Talks on race, history and politics mesh with Black History Month

Talks on race, history and politics mesh with Black History Month

Von Lanier

Public lectures on race, American history and the criminal justice system will take place on campus during the last two weeks of February as part of, President Trump proclaimed, African American History Month observance.

Carter Wilson, political science department head, will present two lectures in the Jamrich Hall auditorium. Both discussions will be held at 5 p.m. to 6:30 p.m. in 1322 Jamrich. In the first lecture, titled “The Myth of American Exceptionalism” on Thursday, Feb. 16, Wilson will discuss how progressive intellectual tradition led to social improvements, whereas the reactionary tradition promoted social inequality and oppression.

“I take historical perspective, and basically the whole theme of my talk is that American political culture has never been homogeneous and the whole concept of American Exceptionalism presupposes a more homogeneous political culture,” Wilson said.

He will use the concept of American Exceptionalism to explain why people have strong opposition and reactions to what many others consider progressive movements like a national health care system and social welfare programs.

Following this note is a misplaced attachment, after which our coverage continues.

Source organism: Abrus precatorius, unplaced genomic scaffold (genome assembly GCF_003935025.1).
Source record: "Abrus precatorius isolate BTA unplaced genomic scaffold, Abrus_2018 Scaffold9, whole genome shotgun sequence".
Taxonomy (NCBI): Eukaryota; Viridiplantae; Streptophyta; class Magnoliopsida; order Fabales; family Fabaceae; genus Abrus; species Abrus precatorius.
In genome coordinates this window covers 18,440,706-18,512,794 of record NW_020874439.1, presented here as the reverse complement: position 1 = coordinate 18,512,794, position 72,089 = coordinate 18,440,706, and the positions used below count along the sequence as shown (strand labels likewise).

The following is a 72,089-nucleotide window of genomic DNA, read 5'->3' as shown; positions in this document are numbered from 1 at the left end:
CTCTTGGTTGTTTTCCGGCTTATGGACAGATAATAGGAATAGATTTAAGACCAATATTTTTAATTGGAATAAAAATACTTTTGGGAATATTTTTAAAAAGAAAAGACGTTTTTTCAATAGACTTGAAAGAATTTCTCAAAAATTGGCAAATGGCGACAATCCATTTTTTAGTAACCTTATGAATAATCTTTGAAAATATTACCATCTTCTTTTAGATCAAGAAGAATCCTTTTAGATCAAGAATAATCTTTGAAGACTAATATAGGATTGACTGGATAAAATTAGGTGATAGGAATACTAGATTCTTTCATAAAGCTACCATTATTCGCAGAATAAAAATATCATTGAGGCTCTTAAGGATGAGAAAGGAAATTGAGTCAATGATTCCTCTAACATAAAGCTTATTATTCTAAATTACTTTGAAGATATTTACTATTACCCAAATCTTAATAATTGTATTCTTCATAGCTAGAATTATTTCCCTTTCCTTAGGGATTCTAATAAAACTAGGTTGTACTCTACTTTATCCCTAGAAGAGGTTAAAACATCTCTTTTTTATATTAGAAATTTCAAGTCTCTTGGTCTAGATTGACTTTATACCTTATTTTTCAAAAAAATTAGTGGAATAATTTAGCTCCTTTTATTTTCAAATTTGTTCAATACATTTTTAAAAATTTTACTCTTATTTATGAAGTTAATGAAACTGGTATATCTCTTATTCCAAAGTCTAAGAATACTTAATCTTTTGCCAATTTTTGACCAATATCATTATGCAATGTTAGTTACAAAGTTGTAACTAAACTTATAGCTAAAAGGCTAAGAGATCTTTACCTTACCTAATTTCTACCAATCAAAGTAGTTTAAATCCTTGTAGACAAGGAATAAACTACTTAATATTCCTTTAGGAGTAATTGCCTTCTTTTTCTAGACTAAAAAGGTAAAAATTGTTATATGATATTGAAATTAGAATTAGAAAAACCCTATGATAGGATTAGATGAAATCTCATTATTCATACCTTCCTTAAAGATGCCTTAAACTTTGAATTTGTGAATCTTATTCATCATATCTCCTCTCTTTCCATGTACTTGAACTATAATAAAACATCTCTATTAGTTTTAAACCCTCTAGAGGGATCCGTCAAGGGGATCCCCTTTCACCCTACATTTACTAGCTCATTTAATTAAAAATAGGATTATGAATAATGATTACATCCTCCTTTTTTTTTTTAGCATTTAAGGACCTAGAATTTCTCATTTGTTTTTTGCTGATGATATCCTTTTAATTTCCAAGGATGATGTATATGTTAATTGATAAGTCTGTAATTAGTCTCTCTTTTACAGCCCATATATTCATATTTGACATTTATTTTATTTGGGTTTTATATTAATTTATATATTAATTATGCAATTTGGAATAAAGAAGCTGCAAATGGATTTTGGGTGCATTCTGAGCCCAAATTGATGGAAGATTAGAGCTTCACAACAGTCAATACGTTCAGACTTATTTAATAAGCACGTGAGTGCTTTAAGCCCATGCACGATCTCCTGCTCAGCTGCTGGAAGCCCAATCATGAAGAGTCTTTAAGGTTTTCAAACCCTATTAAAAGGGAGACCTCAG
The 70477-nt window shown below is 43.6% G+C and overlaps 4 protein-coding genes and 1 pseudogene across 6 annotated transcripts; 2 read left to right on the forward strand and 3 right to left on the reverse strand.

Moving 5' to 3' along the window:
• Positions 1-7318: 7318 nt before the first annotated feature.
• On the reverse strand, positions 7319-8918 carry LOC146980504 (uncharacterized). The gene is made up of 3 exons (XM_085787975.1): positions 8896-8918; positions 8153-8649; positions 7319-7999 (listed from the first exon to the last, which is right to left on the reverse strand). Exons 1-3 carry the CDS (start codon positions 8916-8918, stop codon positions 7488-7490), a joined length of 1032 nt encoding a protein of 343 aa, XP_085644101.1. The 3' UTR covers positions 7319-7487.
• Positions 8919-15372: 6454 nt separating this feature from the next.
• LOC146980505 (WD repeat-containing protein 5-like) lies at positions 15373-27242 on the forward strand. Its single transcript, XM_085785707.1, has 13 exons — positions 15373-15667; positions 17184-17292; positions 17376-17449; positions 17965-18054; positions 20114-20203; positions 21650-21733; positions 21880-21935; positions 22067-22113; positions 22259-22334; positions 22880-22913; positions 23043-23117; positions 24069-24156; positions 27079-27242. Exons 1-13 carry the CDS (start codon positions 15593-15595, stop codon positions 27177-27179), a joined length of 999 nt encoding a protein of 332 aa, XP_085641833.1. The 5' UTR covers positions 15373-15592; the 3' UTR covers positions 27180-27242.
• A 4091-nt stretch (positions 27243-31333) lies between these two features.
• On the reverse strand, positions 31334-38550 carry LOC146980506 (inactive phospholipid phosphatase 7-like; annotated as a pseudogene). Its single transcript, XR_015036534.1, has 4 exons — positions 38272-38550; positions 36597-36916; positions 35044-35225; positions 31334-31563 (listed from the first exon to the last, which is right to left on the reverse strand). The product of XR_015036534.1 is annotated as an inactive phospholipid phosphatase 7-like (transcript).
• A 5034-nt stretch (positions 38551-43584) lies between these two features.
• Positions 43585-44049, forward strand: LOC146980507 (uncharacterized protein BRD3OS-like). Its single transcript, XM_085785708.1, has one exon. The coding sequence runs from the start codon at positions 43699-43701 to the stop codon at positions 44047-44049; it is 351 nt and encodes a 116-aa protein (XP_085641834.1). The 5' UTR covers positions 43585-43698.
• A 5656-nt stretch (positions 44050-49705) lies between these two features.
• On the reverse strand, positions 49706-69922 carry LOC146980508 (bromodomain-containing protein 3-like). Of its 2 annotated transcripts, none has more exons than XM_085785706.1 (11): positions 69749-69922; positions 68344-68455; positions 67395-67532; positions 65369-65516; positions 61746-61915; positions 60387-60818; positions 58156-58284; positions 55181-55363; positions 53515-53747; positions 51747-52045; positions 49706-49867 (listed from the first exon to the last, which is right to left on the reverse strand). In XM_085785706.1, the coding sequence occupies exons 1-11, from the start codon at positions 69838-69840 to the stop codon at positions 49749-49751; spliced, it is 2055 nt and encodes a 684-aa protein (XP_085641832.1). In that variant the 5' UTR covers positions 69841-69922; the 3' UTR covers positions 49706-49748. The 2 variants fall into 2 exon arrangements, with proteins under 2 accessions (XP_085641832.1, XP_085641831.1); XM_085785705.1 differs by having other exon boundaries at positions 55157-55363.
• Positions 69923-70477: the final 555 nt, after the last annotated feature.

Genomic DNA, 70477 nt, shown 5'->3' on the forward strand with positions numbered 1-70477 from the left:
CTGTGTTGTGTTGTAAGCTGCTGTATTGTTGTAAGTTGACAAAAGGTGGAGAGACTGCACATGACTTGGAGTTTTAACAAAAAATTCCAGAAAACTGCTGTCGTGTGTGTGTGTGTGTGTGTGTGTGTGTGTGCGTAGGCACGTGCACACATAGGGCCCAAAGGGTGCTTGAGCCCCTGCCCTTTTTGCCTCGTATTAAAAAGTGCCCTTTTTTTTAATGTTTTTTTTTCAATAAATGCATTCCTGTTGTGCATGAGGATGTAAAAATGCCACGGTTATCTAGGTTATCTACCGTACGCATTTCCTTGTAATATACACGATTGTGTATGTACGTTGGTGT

“It tends to be inconsistent with this notion of ‘limited government’ and this aversion for centralized governmental powers,” Wilson added.

American exceptionalism can be defined as a strong cultural commitment to individualism and limited government that resulted from America’s independence from a British monarch. Using this notion, Wilson will explore broad historical concepts that also apply to contemporary politics.

There has been progressive tradition that has produced many moments of government expansion in key eras of American history using the ideologies of Thomas Paine and William Manning. Wilson argues there is little difference between the ideals of Manning and Paine and the ideas of Bernie Sanders. He also argues that race and racialized thinking have played a much more reactionary role in history than the concept of American exceptionalism would have the general public believe.

In the second lecture, “Is the U.S. Criminal Justice System Racist?” on Thursday, Feb. 23 Wilson will review the scholarly literature on race and the justice system and see what conclusion is drawn by the audience based on the provided data.

“We’re in denial. We incarcerate a larger percentage of our minority population than any other country in the world. We have the highest incarceration rate—unmatched.”

Wilson said he hopes the audience walks away with a better understanding of the problems in the criminal justice system and that they will “lift the veil” of delusion and denial to become more aware of the issues.

“Maybe by having a better understanding of these issues, we can help resolve some of them,” Wilson said. “And it shouldn’t be about political fights and ideological disputes. It needs to be about ‘let’s look at the facts’ and ‘let’s put our emotions aside.’”